Murder Party Review (Film, 2007)
I'm all for a low-concept horror film. Sure, a high concept horror film, one with a simple idea that is easy to market and produce, is more likely to be polished and clear in its purpose, but a nice broad-reaching, low-concept, throw everything out there and see what sticks horror film can be an experience. I applaud the ambition even if the execution winds up being far more than, say, a first time writer/director could really handle.
Writer/director Jeremy Saulnier is now best known for Green Room, his masterful horror film about a punk band fighting for their lives after witnessing a brutal crime at a night club filled with neo-Nazis. The film is full of fascinating themes and diversions into discussions of passing privilege, justice, and family. It's also absurdly violent and filled with action set pieces that are only as believable as they are because of the perfect pairing of casting and concept.
To get to Green Room, Saulnier would have to make his first feature length film Murder Party. There are parallels in concept and theme. A perfectly nondescript man finds an invitation to a "Murder Party" on Halloween. He has no other plans, so he carefully crafts a costume o make himself presentable for the party. He arrives at the mysterious location where he is promptly knocked out, tied up, and told he will be murdered for the sake of art. His captors are fighting for a $300,000 grant to continue their work in photography, video installation, oil painting, or undefined media.
Murder Party is well shot. Saulnier already shows off his eye for memorable action set pieces as the party guest tries to evade the artists in a warehouse filled with boxes and conveyor belts. It's a brutal show of force as everyone is willing to use everything--from a chainsaw to a giant jug of acid--to achieve their goals (murder or survival).
The rest of the film is not as good as it looks. There's an attempt at a throwback exploitation-era aesthetic that rolls down to intentionally terrible acting. The acting is inconsistent because the intentionally awkward stares and wacky personas drop whenever the serious issues of the film come in. The screenplay doesn't stop being absurd throwback slasher nonsense, but the far-too-serious discussion of what defines art and immortality is best described as labored.
The bones are there for a good horror film. There's a great narrative progression with a clear three act structure. The prologue--an homage to Halloween iconography in film, complete with sound-alike Halloween scoring--is a hilarious montage of Halloween in NYC, complete with a woman fighting over a parking ticket and minor vandalism (kids smashing pumpkins or throwing eggs, which is nothing in a city of millions). The epilogue similarly shows the typical November 1 reaction--no reaction: New Yorkers are used to weird. Each act is book-ended by one of the strange chase sequences that usually result in a brutal act of unexpected and accidental violence against one of the artists. The last act, like any good slasher, is that final sequence of horror gags as our survivor fights against the real killer in a series of convoluted set pieces.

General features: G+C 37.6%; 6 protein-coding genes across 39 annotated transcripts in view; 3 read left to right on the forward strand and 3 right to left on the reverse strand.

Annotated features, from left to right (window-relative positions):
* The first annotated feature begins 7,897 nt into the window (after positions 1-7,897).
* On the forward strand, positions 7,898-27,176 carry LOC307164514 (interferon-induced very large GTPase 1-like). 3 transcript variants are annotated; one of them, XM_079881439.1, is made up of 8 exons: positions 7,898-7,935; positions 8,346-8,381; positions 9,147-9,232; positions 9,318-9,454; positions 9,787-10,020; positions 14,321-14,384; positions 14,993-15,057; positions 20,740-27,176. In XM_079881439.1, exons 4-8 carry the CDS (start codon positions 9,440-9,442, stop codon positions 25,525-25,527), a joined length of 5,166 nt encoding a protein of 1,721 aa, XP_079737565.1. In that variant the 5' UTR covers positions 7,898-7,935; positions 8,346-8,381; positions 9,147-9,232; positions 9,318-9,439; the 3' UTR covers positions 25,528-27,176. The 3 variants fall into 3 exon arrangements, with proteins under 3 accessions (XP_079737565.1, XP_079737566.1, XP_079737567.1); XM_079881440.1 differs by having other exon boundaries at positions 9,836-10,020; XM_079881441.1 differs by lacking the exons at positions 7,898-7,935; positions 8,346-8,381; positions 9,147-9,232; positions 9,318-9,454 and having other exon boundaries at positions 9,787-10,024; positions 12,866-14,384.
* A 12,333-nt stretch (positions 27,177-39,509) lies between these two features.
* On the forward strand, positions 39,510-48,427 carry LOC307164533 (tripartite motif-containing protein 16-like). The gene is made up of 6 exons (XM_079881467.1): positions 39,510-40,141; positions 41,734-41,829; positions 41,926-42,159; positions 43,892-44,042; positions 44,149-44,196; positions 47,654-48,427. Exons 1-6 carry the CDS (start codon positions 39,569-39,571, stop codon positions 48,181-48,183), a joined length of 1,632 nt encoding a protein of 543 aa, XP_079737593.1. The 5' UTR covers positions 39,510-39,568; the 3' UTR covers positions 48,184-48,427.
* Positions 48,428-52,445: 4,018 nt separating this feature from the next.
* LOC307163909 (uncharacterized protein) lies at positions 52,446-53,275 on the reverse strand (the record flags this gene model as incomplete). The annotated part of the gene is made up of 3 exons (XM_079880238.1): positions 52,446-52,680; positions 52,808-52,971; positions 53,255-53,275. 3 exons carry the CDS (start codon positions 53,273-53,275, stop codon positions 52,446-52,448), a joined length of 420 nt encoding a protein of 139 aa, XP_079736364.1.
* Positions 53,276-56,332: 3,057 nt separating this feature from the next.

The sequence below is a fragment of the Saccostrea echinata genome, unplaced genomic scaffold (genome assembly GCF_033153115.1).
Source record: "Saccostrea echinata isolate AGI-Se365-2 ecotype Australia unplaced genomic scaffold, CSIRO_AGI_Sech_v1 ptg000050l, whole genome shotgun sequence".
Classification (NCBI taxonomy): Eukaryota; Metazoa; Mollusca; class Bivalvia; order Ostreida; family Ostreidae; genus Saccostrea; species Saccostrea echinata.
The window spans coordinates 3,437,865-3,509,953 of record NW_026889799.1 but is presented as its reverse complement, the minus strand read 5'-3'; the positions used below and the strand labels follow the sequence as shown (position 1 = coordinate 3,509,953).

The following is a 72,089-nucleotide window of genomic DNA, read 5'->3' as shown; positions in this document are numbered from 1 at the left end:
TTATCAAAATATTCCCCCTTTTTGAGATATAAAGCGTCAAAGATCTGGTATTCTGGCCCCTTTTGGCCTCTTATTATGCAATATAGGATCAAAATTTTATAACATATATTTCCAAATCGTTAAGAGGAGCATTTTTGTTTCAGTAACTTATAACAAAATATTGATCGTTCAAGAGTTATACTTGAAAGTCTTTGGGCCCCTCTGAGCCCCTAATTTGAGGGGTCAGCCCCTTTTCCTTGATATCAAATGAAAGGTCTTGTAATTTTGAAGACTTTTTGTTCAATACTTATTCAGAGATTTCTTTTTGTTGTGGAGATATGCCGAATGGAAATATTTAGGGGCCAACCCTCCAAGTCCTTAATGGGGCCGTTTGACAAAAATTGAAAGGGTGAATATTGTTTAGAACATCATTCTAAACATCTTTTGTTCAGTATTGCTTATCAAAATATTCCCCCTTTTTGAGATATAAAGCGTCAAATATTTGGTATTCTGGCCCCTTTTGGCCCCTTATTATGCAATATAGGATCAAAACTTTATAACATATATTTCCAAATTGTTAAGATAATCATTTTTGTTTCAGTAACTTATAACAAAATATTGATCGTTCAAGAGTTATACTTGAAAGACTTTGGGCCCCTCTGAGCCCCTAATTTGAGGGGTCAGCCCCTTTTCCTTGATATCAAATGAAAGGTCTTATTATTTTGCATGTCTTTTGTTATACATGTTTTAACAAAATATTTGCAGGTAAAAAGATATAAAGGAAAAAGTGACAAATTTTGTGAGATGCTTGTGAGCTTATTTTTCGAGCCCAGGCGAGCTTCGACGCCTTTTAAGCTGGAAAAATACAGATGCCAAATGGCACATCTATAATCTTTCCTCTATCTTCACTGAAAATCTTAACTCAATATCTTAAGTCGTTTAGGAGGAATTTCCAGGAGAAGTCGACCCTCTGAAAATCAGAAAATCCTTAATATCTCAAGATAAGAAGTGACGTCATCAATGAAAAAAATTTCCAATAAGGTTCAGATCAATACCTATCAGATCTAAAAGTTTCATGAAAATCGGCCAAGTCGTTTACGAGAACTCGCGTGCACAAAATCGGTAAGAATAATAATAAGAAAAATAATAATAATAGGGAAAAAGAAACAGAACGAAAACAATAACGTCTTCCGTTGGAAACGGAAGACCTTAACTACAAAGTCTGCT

Murder Party just doesn't have a clear voice. I can get down with a horror film about artists committing murder to make a meaningful piece. A film about art probably has criticism of art--artists, trends, culture, etc. I honestly can't get a bead on what's being said about art in Murder Party.
Is it all bad? Are just these artists bad? And if they're bad, why are we only shown one section of one piece--a clip of a rather well-edited if silly video installation piece--rather than more of their work? And if the film is supposed to literally pit different genres of art against each other, why are we never shown two of the artists' chosen media? If it's a commentary on the transgressive art movement in NYC, it's a couple decades too late to really have any bite--2007 is a long way away from heyday of "Piss Christ." If it's artists mistakenly trying to reclaim that transgressive art movement, it's not clear enough in the references or artistic philosophy that these artists believe murdering someone is the only way to create that shocking reality in their work.
That's not even getting into just how unsatisfying and inconsistent the "you came so we're killing you" invitation concept is. There's no play or subtlety; it just starts happening. The playfulness is left for the violence, which can work really well if committed to in horror. Think Tucker and Dale vs. Evil, Roger Corman's films, or even Tourist Trap. Murder Party shifts to straight up graphic violence with purpose and violent intent rather than the sillier anything goes vibe of the first 2/3 of the film and it just doesn't line up.
What's good in Murder Party is really good. The chases, makeup, and costumes are wonderful; the plot and acting, not so much. If anything, I think it makes for a fascinating companion piece to Green Room. Both films follow a similar structure with similar riffs on community vs outsiders. It's really the difference between an experienced and inexperienced director. I imagine Green Room would have been similarly unfocused but promising if it was also made by a first-time director with big ideas and ambitions; it has the benefit of building off the experience of Murder Party (and Blue Ruin, for that matter). I guess what I'm saying is Murder Party's worth a try just to see the origin story of writer/director Jeremy Saulnier, who quickly grew to make a straight up masterpiece in the horror genre.
Murder Party is currently streaming on Netflix.
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